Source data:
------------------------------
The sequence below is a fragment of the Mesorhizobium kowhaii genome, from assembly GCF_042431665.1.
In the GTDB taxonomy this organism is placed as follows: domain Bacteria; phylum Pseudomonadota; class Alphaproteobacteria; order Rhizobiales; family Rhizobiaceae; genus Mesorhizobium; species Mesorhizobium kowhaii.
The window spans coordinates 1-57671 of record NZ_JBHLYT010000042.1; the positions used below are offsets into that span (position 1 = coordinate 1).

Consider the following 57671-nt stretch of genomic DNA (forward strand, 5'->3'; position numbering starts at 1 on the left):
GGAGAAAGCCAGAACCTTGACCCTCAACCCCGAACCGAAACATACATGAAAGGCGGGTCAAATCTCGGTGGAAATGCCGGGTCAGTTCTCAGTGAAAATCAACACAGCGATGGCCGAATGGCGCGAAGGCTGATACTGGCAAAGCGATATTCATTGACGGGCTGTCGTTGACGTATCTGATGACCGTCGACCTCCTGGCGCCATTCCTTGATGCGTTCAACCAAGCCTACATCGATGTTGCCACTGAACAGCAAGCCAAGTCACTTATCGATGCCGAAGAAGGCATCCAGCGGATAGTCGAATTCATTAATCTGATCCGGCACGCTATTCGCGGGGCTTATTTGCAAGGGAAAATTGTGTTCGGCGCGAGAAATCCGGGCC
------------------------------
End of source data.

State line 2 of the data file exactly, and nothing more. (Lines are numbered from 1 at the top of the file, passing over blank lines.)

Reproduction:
In the GTDB taxonomy this organism is placed as follows: domain Bacteria; phylum Pseudomonadota; class Alphaproteobacteria; order Rhizobiales; family Rhizobiaceae; genus Mesorhizobium; species Mesorhizobium kowhaii.